Thompsons Solicitors has welcomed the commitment of the Foreign Secretary and South Shields MP David Milliband to press the case for urgent government consideration of an Employers Liability Insurance Bureau (ELIB).

An ELIB would plug the black holes in records of employers’ liability insurance into which an estimated 5% to 10% of asbestos related disease claims fall.

At the moment a claimant who cannot trace the insurer of an employer which has gone out of business is unable to claim damages.

Thompsons is arguing there should be the same protection for injured working people as there is for those injured on the roads by uninsured drivers. Where a negligent driver who is uninsured causes injury or death the Motor Insurers Bureau (MIB) pays full compensation to the victim.

The rights of injured workers and their families need to be protected

Ian McFall, head of asbestos policy at Thompsons Solicitors, said: “The trade unions' and Thompsons’ campaign for an insurance fund of last resort is receiving significant political backing. Having a senior cabinet minister, who knows from his own constituency the cruel twists of fate that condemn some to getting no compensation whilst others receive what they are due in full, is hugely helpful.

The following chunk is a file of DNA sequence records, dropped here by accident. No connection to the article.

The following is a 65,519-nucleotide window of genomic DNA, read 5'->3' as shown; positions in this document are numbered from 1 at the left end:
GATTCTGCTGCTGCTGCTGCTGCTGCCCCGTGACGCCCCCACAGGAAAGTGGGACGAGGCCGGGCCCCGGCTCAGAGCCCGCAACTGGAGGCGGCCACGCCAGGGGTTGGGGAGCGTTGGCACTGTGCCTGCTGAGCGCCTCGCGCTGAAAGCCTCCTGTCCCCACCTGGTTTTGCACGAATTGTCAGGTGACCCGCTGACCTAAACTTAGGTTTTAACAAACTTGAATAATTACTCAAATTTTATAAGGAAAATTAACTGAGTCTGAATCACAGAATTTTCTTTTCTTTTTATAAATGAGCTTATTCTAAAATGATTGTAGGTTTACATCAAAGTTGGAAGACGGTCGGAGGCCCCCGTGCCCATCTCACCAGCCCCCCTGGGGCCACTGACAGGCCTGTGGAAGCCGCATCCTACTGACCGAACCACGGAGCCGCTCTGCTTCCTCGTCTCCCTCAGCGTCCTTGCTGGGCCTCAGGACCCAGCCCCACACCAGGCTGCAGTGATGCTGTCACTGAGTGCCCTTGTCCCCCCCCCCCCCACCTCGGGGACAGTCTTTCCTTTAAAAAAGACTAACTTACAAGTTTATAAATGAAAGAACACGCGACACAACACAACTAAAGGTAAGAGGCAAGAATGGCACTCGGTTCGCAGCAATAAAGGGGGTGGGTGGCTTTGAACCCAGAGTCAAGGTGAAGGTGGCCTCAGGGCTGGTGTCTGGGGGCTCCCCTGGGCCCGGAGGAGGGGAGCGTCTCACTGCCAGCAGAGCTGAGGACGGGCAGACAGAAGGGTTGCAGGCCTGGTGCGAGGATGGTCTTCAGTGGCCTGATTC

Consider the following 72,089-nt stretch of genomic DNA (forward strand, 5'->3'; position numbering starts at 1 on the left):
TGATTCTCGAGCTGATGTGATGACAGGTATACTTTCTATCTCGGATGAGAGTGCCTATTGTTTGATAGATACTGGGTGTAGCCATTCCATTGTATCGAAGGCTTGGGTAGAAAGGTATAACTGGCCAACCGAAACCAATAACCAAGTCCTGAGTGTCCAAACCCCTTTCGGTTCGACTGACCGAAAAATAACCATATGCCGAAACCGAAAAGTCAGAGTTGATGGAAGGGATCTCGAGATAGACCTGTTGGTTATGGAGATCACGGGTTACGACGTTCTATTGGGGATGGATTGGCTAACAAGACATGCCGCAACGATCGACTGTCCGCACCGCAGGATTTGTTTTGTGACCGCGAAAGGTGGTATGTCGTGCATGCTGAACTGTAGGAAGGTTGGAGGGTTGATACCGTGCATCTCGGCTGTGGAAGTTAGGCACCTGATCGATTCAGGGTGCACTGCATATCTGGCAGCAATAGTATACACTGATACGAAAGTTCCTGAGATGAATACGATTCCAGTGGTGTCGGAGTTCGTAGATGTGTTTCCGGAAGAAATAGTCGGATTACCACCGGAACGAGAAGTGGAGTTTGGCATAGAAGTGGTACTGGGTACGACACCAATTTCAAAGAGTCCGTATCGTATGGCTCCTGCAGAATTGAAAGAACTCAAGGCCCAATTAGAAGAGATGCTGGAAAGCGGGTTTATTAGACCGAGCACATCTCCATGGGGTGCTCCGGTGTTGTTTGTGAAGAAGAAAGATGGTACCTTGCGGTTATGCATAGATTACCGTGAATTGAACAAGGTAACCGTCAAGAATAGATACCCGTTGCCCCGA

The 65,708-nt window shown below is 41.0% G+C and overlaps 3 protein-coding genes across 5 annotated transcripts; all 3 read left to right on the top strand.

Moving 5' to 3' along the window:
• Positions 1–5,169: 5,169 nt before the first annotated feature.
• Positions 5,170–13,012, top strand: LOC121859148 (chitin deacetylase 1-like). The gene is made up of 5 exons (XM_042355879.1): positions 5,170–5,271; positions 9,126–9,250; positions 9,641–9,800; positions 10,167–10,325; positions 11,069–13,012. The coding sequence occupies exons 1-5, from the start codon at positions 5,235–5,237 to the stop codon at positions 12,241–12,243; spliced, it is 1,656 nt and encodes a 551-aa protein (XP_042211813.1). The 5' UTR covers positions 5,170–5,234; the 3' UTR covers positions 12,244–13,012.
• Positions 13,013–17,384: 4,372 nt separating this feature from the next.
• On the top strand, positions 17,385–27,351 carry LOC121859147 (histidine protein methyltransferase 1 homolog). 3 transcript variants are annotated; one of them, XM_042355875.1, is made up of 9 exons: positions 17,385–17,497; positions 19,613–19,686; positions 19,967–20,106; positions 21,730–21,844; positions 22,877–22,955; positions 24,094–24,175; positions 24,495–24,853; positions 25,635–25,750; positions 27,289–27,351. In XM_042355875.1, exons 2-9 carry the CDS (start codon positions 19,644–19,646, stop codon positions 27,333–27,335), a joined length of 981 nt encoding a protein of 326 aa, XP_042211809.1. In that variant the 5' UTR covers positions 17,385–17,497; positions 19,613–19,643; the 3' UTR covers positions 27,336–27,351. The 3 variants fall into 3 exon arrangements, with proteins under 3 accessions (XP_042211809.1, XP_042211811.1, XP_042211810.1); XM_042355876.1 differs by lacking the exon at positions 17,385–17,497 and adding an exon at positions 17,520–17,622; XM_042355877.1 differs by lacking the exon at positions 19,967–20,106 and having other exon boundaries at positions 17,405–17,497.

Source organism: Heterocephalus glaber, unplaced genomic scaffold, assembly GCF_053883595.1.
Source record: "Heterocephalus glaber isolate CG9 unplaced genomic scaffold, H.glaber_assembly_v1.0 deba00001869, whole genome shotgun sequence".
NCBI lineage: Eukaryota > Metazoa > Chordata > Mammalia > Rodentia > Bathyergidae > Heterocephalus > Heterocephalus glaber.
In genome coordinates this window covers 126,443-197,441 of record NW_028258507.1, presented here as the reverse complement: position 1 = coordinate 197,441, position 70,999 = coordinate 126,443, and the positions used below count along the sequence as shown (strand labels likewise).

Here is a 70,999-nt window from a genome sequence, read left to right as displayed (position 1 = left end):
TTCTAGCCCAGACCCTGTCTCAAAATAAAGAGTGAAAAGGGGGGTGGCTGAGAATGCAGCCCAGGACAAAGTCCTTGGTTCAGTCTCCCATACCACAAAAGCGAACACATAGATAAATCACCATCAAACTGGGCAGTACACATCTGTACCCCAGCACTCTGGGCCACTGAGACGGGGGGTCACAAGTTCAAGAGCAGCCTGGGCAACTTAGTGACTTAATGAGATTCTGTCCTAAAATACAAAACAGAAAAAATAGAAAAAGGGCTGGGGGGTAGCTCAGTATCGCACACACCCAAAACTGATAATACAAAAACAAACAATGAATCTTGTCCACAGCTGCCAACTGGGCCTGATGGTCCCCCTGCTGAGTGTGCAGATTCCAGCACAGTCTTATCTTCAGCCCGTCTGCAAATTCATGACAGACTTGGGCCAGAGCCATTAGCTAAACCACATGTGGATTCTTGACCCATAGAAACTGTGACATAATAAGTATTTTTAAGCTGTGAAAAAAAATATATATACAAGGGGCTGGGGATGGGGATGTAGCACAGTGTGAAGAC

“Mr Miliband’s commitment to ensure the concept of an ELIB is looked into by government is a timely step down the road to recognising that it is the most effective way to protect the rights of injured working people and their families.”

Thompsons Solicitors’ call for a fund to mirror that which pays compensation to those injured by uninsured drivers comes after a recent review of the Association of British Insurers (ABI) voluntary tracing scheme. The review showed just 41% of enquiries to the scheme were successful with more than 7,000 enquiries failing to trace an insurer.

In any disease case where the injury is not immediately apparent following exposure, particularly asbestos where the latency period of the disease can be up to 40 years or more, it is necessary to track down previous employers and their employers liability insurers.

In 1999 members of the ABI agreed to hold information on policies for 60 years in a searchable database. A DWP review of the scheme from 2006 to 2007 shows that this voluntary code does not help in most cases to trace insurers.